The Government needs to realise the scale of the illicit tobacco problem and put money towards fighting it, the convenience industry has said.

The calls came as a covert operation run by trading standards discovered almost £1m-worth of illicit products in England – an 18% rise in two years.

‘Operation Henry 2’ – a joint project with the Department of Health – uncovered a 7% increase in the availability of cheap cigarettes since 2014, and a 43% increase in illicit rolling tobacco.

More than half of the stores that sold illegal products were repeat offenders, prompting a call for the Government to invest more into taking punitive action.

ACS chief executive James Lowman demanded that the Government wake up and take notice of the funding needed to tackle the illicit tobacco trade.

“Retailers who are found to persistently trade illicitly should feel the full force of the law,” he said.

“The Government has powers in place to ban illicit traders from continuing to sell tobacco, but they’re rarely used. The maximum fine is significant, but typically fines are very small.”

"There doesn’t appear to be a strategy in place to tackle the illicit trade"
Joga Uppal, One Stop Mount Nod, Coventry

Mo Razzaq, owner of two stores in Glasgow, agreed.  “The Government never did anything in the first place to clamp down on the illicit trade,” he said. “It’s almost as if they’re not interested.”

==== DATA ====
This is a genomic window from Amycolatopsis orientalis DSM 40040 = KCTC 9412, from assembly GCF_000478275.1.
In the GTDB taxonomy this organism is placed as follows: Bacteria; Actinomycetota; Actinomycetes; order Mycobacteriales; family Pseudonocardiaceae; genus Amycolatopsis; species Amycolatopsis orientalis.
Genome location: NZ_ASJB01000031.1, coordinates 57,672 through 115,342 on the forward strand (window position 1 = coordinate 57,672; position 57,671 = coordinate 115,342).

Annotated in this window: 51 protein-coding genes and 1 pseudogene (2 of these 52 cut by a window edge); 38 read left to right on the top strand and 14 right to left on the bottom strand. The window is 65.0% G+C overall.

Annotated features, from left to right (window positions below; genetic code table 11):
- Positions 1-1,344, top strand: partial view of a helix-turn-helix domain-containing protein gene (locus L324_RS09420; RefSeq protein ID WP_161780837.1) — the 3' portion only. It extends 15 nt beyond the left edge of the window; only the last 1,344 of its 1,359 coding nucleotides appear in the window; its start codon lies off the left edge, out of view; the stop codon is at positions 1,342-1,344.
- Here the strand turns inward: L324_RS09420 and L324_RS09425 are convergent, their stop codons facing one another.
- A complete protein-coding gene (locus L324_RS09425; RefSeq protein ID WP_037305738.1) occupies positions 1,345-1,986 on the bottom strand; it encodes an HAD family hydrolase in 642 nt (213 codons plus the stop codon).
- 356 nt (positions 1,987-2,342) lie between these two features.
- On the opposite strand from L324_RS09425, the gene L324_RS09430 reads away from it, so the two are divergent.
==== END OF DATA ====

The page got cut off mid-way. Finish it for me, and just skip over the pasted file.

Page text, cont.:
“Retailers have had enough of the Government saying one thing and doing another – they say they’re going to support small businesses, but they’re allowing this to happen.”

Joga Uppal’s One Stop Mount Nod store is in Coventry, West Midlands – the worst-hit area with 68% of premises visited found with illicit stock.

“We know it goes on in the city centre. There are a lot of problems with counterfeit alcohol too, which HMRC doesn’t seem to crack down on,” he said.

“With plain packaging and price rises about to come in, it’s likely to have a bigger impact on our store. More needs to be done, because at the moment there doesn’t appear to be a programme or strategy in place to tackle it.”

Blackburn retailer and spokesperson for the Tobacco Retailers’ Alliance Suleman Khonat said a lack of investment in fighting it was fuelling the black market.

“Government cuts to trading standards mean resellers are less likely to be caught,” he said.

“But money alone will not solve this problem; the real problem is the very high price of tobacco, which only tax reform can resolve.”

Giles Roca, director general at the Tobacco Manufacturers Association, agreed that the UK’s tax policy was driving the increase in illegal sales.

“The black market is driven by the high tax levels of UK duty-paid tobacco, which has been exacerbated by policies [such as] plain packaging,” he said.

“This produces guaranteed profits for smugglers, while the duty escalator guarantees that profits will increase every year. We believe the Government needs to pause and review the impact that a decade of tobacco control measures has had on retailers, consumers and the black market before it publishes its smoking control strategy later this year.”

NFRN chief executive Paul Baxter said: “More has to be done to burst this ballooning market. The NFRN wants the government, trading standards, police and HMRC to do more to combat the illegal trade.”

The West Midlands was the worst area in England for illicit trade, with 68% of visits resulting in seizures. The South West was the least affected.

Trading standards confiscated 2.9 million cigarettes and 1,279kg of RYO from premises across England, an 18% increase compared to 2014.Click here for more on Retail Express’ Smoke Them Out campaign.